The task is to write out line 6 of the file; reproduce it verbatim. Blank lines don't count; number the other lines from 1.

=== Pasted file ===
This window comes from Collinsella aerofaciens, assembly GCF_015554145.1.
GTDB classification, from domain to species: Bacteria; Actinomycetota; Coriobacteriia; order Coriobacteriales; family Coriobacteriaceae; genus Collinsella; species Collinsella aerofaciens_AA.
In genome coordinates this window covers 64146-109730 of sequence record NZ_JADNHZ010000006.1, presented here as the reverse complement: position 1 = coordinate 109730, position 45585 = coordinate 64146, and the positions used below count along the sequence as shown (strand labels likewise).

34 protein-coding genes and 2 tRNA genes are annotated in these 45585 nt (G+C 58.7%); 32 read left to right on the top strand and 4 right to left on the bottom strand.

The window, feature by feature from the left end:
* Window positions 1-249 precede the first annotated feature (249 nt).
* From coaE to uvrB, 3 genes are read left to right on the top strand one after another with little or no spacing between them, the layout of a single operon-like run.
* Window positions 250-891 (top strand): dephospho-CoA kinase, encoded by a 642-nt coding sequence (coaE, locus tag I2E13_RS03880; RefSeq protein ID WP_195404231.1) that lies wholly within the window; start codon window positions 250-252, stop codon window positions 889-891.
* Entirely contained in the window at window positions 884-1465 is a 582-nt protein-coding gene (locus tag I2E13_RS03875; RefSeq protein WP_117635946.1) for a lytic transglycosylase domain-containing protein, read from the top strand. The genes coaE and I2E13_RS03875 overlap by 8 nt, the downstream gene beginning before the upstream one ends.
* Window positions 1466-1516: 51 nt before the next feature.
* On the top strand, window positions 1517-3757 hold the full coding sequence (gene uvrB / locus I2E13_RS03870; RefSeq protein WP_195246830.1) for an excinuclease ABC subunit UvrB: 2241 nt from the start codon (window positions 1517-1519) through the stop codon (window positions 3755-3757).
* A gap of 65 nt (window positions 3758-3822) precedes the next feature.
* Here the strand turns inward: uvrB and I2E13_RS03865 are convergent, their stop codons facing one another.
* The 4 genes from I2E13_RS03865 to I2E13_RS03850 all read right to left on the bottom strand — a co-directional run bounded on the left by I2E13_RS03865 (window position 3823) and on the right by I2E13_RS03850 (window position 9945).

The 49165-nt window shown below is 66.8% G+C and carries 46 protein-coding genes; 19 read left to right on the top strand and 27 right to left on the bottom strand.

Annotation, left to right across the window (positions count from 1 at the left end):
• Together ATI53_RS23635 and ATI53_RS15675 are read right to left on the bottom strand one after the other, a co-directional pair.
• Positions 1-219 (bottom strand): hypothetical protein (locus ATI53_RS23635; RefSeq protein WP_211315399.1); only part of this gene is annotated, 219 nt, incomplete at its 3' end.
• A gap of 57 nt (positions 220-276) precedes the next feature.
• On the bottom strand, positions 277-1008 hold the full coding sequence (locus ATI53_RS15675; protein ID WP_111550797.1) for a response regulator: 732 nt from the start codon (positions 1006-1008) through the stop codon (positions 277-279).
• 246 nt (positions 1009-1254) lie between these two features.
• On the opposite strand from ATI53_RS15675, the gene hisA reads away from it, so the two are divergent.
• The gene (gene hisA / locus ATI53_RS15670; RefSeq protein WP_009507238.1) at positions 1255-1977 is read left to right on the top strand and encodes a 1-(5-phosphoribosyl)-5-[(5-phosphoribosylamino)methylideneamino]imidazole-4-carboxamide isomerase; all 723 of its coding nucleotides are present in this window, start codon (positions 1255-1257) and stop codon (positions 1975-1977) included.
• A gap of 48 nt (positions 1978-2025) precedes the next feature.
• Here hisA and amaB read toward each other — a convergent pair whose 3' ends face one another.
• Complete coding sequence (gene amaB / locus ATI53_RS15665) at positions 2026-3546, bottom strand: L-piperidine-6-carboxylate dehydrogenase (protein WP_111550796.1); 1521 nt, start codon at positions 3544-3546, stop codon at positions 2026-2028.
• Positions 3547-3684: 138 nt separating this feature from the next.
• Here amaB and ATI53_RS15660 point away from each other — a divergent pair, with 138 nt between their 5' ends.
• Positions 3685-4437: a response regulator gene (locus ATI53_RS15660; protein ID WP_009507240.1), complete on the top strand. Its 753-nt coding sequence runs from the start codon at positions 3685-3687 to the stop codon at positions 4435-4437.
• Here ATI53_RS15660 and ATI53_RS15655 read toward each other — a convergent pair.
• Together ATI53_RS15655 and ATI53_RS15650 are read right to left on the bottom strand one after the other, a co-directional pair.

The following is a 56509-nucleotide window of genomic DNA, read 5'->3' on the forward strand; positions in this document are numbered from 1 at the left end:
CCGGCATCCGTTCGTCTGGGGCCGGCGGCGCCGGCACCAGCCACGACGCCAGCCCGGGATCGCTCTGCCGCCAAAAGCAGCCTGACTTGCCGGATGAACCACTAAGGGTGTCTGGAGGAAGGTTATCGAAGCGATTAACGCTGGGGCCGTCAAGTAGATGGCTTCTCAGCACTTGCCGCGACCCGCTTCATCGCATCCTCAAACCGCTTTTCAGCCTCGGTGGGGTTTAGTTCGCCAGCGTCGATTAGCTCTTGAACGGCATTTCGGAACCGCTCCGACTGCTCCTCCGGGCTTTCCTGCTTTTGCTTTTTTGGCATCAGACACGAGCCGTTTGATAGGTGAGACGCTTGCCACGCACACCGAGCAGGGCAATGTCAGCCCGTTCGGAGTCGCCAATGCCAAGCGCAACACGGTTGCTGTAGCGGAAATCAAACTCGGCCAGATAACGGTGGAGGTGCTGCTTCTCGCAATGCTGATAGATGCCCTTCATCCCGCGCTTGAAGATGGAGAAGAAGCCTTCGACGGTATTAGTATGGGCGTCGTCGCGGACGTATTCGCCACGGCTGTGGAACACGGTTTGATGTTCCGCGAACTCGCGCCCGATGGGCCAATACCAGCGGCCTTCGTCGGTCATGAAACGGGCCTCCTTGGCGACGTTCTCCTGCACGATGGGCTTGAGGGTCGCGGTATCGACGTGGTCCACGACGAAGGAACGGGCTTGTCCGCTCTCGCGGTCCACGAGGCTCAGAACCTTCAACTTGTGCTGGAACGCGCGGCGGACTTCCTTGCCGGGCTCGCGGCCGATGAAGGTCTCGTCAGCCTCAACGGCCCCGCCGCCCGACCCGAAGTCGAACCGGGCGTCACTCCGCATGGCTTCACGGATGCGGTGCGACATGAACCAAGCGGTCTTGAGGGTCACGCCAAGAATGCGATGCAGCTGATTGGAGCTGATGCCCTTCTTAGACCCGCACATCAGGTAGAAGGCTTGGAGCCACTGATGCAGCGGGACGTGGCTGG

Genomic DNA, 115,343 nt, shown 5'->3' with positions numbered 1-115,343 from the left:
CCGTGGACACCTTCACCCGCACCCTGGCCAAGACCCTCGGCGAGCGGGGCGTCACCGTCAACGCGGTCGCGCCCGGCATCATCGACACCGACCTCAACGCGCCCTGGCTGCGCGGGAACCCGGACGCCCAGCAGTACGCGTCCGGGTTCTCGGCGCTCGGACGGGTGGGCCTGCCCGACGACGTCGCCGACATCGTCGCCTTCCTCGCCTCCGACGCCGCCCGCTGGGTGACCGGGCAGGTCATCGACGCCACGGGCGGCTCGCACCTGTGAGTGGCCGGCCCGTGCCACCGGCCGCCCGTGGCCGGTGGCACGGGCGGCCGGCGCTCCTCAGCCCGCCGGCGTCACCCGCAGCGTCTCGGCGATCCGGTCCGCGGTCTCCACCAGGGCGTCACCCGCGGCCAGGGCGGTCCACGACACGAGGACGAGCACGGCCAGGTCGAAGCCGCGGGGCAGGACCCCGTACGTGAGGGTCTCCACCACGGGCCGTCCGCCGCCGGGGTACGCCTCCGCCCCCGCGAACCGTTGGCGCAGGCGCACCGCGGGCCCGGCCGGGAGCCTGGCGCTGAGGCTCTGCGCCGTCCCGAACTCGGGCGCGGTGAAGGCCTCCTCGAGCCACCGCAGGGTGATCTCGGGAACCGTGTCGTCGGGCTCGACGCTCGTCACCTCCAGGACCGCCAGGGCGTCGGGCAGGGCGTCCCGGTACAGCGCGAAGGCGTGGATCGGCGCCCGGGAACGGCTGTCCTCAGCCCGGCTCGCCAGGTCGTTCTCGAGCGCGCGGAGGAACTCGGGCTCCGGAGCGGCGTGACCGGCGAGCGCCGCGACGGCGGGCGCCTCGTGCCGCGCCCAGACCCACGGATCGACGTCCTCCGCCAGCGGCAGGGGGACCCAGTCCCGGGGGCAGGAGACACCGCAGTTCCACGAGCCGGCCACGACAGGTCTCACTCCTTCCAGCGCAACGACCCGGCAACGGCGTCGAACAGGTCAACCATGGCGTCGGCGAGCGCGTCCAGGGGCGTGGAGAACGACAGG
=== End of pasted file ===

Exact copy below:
* Window positions 1-249 precede the first annotated feature (249 nt).